“Someone’s sitting in the shade today because someone planted a tree a long time ago.”
— Warren Buffett
A critical pearl of wisdom from Warren Buffett teaches us that with any potential stock investment we may make, as soon as our buy order is filled we will have a choice: to remain a co-owner of that company for the long haul, or to react to the inevitable short-term ups and downs that the stock market is famous for (sometimes sharp ups and downs).
The reality of this choice forces us to challenge our confidence in any given company we might invest into, and keep our eyes on the long-term time horizon. The market may go up and down the interim, but over a two-decade holding period, will the investment succeed?
Back in 2002, investors may have been asking themselves that very question about Cummins, Inc. (NYSE: CMI). Let’s examine what would have happened over a two-decade holding period, had you invested in CMI shares back in 2002 and held on.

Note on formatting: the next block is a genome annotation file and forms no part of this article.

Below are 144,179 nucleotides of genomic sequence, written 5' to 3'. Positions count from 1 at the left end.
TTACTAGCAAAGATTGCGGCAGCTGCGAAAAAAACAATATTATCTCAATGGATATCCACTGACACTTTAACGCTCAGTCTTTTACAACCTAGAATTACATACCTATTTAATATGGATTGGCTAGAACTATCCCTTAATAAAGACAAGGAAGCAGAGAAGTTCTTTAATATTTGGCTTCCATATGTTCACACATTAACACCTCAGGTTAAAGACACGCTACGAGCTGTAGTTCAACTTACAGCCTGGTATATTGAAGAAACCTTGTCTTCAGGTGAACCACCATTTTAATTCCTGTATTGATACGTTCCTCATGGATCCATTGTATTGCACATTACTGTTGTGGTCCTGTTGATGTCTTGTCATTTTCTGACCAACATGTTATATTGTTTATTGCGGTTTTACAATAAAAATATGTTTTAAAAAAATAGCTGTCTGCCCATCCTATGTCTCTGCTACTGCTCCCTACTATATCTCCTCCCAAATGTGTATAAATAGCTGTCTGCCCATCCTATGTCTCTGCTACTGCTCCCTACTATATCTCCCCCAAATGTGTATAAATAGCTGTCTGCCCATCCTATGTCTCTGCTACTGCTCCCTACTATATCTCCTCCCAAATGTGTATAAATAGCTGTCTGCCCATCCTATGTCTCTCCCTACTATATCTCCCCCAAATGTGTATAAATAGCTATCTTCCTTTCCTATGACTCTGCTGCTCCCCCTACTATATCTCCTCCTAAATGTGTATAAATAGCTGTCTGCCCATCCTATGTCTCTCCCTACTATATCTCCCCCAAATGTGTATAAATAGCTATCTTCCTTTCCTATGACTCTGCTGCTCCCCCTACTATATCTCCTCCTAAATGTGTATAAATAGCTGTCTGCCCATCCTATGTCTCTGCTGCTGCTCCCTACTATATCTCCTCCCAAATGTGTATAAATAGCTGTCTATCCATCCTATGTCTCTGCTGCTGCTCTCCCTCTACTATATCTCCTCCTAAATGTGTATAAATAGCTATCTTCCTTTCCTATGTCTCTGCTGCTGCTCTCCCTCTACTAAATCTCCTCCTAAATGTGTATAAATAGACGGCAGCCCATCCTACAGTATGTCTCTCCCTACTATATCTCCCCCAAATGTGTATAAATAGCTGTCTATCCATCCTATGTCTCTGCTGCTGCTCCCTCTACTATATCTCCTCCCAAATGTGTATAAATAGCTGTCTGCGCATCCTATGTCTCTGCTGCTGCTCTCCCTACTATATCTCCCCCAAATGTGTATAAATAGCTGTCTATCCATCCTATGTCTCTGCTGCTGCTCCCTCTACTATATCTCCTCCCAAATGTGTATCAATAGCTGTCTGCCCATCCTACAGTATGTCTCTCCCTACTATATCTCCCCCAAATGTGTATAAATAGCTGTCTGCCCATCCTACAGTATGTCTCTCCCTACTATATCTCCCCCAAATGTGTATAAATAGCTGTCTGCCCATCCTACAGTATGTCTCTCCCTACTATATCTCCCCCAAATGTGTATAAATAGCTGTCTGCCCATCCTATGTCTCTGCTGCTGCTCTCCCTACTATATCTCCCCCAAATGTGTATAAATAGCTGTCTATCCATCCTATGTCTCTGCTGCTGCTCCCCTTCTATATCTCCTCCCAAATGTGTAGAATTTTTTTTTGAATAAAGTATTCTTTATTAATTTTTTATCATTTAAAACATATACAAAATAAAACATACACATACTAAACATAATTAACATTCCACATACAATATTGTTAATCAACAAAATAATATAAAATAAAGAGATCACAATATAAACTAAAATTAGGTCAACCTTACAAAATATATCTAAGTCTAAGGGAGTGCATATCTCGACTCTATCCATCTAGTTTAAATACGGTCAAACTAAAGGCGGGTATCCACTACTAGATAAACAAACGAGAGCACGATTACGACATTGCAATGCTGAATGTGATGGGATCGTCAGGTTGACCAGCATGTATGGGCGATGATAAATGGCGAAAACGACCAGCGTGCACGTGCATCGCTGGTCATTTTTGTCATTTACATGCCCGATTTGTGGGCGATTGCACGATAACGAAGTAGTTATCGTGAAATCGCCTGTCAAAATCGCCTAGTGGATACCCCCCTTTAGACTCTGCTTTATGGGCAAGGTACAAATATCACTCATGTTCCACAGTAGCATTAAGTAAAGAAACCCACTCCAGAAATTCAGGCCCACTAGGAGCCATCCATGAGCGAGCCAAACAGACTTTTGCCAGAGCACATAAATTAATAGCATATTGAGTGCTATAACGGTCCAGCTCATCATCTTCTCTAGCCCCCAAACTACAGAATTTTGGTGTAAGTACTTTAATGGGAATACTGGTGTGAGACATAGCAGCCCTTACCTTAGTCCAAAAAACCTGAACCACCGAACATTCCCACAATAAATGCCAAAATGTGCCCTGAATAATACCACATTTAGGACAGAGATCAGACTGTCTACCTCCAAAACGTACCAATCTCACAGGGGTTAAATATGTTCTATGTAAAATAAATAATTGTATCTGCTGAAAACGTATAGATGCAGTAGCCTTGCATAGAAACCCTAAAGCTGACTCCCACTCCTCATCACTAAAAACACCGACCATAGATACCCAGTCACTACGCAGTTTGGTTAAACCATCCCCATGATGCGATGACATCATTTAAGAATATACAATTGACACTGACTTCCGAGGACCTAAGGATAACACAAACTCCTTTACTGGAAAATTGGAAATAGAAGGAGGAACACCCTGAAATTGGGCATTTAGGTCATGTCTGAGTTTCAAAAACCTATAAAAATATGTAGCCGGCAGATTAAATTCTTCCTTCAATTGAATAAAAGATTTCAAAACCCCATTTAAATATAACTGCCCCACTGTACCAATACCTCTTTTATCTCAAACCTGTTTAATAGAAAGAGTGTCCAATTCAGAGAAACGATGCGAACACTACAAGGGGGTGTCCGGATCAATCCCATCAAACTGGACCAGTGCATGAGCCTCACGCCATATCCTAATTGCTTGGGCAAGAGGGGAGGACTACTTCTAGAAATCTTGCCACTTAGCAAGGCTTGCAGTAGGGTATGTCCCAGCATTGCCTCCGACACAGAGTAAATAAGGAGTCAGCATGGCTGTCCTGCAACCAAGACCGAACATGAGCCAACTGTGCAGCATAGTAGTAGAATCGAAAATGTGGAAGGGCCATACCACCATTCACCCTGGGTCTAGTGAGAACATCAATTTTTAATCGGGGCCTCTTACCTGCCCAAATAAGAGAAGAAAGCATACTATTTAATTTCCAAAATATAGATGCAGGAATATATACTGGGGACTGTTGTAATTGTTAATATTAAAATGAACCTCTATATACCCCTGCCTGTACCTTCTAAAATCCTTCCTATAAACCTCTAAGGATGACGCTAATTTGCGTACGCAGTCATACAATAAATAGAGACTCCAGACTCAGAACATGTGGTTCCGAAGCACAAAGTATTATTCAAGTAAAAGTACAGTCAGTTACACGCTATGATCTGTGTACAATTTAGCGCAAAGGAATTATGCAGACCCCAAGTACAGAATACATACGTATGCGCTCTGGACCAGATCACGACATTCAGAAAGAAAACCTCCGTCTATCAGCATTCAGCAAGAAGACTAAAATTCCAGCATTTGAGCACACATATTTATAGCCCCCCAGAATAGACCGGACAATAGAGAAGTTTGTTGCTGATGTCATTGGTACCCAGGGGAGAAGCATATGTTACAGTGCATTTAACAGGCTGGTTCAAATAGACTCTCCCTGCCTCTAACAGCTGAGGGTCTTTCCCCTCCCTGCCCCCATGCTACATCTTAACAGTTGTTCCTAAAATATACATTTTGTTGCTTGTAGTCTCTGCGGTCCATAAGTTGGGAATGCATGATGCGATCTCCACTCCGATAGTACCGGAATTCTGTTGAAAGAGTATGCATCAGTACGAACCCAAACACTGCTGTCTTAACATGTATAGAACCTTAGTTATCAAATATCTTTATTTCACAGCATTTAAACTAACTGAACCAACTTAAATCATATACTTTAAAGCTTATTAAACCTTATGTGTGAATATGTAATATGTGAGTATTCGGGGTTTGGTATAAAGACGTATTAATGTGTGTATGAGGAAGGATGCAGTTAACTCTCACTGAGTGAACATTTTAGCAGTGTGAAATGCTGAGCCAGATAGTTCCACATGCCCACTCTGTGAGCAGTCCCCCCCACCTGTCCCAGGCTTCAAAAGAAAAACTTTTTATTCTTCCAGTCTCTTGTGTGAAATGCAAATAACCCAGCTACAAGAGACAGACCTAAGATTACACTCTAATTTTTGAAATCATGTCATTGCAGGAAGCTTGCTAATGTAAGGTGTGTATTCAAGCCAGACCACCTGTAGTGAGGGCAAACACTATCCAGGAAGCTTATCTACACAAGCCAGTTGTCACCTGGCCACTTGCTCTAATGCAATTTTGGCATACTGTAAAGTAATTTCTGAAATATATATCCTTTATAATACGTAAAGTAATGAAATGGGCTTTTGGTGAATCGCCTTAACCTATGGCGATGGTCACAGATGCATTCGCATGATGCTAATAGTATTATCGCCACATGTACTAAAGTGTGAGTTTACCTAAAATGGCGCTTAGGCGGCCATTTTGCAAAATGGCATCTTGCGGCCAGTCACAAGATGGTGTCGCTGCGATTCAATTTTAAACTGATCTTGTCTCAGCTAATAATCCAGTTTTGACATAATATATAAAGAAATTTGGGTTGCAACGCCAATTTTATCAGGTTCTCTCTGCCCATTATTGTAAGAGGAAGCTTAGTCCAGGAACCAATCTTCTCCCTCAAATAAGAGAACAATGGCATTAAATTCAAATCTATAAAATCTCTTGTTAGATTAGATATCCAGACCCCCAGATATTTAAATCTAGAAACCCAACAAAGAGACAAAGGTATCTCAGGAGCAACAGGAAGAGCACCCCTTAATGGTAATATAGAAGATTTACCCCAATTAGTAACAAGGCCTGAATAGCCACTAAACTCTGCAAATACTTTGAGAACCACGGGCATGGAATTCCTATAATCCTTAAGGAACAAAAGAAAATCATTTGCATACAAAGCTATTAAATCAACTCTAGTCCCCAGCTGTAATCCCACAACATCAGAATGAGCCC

|Average annual return:||21.22%|
As we can see, the two-decade investment result worked out exceptionally well, with an annualized rate of return of 21.22%. This would have turned a $10K investment made 20 years ago into $470,080.79 today (as of 08/03/2022). On a total return basis, that’s a result of 4,597.46% (something to think about: how might CMI shares perform over the next 20 years?). [These numbers were computed with the Dividend Channel DRIP Returns Calculator.]
Beyond share price change, another component of CMI’s total return these past 20 years has been the payment by Cummins, Inc. of $46.96/share in dividends to shareholders. Automatic reinvestment of dividends can be a wonderful way to compound returns, and for the above calculations we presume that dividends are reinvested into additional shares of stock. (For the purpose of these calcuations, the closing price on ex-date is used).
Based upon the most recent annualized dividend rate of 6.28/share, we calculate that CMI has a current yield of approximately 2.88%. Another interesting datapoint we can examine is ‘yield on cost’ — in other words, we can express the current annualized dividend of 6.28 against the original $7.15/share purchase price. This works out to a yield on cost of 40.28%.
Here’s one more great investment quote before you go:
“I think you have to learn that there’s a company behind every stock, and that there’s only one real reason why stocks go up. Companies go from doing poorly to doing well or small companies grow to large companies.” — Peter Lynch